Friday, October 10, 2008
me and Mississippi and the Rusty Blackbird
I get excited when I see a bird that I haven't come across before. A few years back I saw my first Baltimore Oriole in the treetops below me as I sat on the edge of a small cliff overlooking Lake Superior on Fort William First Nations reserve. This spring I saw my first American Redstart hopping about my yard, and a Scarlet Tanager down by the creek in the shrubbery (above), and some American Coots paddling on the Kaministiqua River, east side of McKellar Island. And this morning I identified that bird I had traipsed through raspberry bushes to get a closer look at.
It is a rusty blackbird, of that I am sure. It had a dark mask on its eyes, and was blackish brown with a warm brown softly spotted breast. It was by one of its favorite haunts, wetlands.
page 281 from my 1966 $3.95 A Guide to Field Identification BIRDS of North America, illustrated by Arthur Singer. Find "my" Rusty Blackbird 2nd row from the bottom, in the center.
After coming back home from teaching my 7 am Yoga class, and after putting in a load of laundry and washing last night's dishes, I sat down with my coffee and turned on CBC radio. This morning David Suzuki was going to talk with guests about how to save the world's birds. What luck for me! While I listened, I flipped open that old bird guide that used to be my son's when he was a child, that he got from his cousin out west, who got it from his grandpa, that now sits on my kitchen table in my catchall birchwood Finnish tray with scalloped edges. The book is missing about 20 pages, and it is in tatters, but, it is still a valuable resource. I keep it as part of my 'make-do' philosophy, that is, make do with what I have and don't buy a new one. So, a few pages are missing. It has great illustrations (as you can see from the page above) that are really useful for identifying birds. I flipped to the section on grackles and cowbirds and blackbirds, as I thought just maybe ....Well, that perfect drawing of the male Rusty Blackbird in fall plumage caught my eye almost immediately: that's it! That's the bird I saw in the lone tree by the marshy swamp that encircles the toxic blob ridge!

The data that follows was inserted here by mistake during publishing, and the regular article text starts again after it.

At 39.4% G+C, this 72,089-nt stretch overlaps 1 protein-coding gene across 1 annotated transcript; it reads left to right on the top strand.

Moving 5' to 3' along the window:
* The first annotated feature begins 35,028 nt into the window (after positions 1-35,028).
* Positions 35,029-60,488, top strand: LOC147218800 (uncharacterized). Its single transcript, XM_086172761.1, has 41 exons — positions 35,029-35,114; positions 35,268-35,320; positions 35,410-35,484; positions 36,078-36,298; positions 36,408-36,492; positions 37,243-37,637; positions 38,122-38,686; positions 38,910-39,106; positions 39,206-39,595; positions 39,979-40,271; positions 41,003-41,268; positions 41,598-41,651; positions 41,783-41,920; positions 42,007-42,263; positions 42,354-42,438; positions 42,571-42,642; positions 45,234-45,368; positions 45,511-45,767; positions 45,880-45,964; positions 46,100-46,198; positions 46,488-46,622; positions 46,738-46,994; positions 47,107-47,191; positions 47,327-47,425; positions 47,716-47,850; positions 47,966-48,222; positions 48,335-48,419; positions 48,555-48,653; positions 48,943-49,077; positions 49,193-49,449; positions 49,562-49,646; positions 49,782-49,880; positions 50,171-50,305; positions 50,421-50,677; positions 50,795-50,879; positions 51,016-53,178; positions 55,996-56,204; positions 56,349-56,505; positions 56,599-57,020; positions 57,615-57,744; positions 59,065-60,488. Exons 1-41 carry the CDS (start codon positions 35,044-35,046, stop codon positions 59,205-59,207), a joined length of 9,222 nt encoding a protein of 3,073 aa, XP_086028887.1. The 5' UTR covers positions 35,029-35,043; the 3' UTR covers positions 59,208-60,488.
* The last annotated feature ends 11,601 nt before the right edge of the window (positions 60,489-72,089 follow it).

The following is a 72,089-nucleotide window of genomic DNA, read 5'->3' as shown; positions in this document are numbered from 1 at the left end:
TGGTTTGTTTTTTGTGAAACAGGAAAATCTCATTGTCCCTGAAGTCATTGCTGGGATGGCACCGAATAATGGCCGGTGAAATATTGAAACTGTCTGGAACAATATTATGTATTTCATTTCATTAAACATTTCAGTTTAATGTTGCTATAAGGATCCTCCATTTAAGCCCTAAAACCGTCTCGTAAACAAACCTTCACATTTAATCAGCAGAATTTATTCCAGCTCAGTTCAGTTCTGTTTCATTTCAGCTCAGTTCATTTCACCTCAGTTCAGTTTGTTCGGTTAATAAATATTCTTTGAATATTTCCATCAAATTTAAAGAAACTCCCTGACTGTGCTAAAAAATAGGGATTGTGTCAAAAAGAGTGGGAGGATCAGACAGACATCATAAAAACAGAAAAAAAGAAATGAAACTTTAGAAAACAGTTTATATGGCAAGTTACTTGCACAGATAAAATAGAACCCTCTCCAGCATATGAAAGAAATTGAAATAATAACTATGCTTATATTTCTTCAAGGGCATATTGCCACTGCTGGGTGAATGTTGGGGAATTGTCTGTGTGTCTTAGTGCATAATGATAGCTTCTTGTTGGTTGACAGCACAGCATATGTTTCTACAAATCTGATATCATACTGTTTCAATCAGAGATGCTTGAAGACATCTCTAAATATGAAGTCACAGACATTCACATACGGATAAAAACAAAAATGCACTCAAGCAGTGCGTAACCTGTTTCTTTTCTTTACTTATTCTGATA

Suzuki first spoke with Chris Carlson who has written Nowtopia, then with Bridget Stutchbury, a York U professor who has written Silence of the Songbirds, as well as two other guests.
His first guest, Chris Carlson, was very inspiring! Among the things he talked about was how people have come to re-value community and neighbourliness in light of what unregulated markets and global capital flowing at the speed of light have resulted in: uncertainty, destruction, lives lived in a rush. He spoke about the shift to buying local, not so much that people see it as a way to save money (although he projects that in the future with peak oil and environmental destruction it will be much more expensive to shop for non-local goods) but because it grounds us in our communities. One of the points he made is that shopping at a farmers market, people end up talking to each other, that they have conversations with random folks, unlike going to the supermarket. He's right, in supermarkets we zip by each other with our large carts overflowing with food, hurrying from spot to spot to get out of there as fast as possible, and the cashiers, who are being computer monitored for how many people they put through, don't have time for chatting. They'll have some 'splaining to do if they don't ring through X number of transactions at X time. Really, does Safeway think that the cashier reciting our name while handing us our bill makes us feel like we matter? The few times I go to Safeways (usually on my way back from my walk when I am short one item) my name is badly mangled. I seem to get this one cashier all the time. She definitely does not like her job. Not only does she not bother to take the time to ask how to pronounce my name, it crosses her tongue like it was a wet dish rag needing discarding.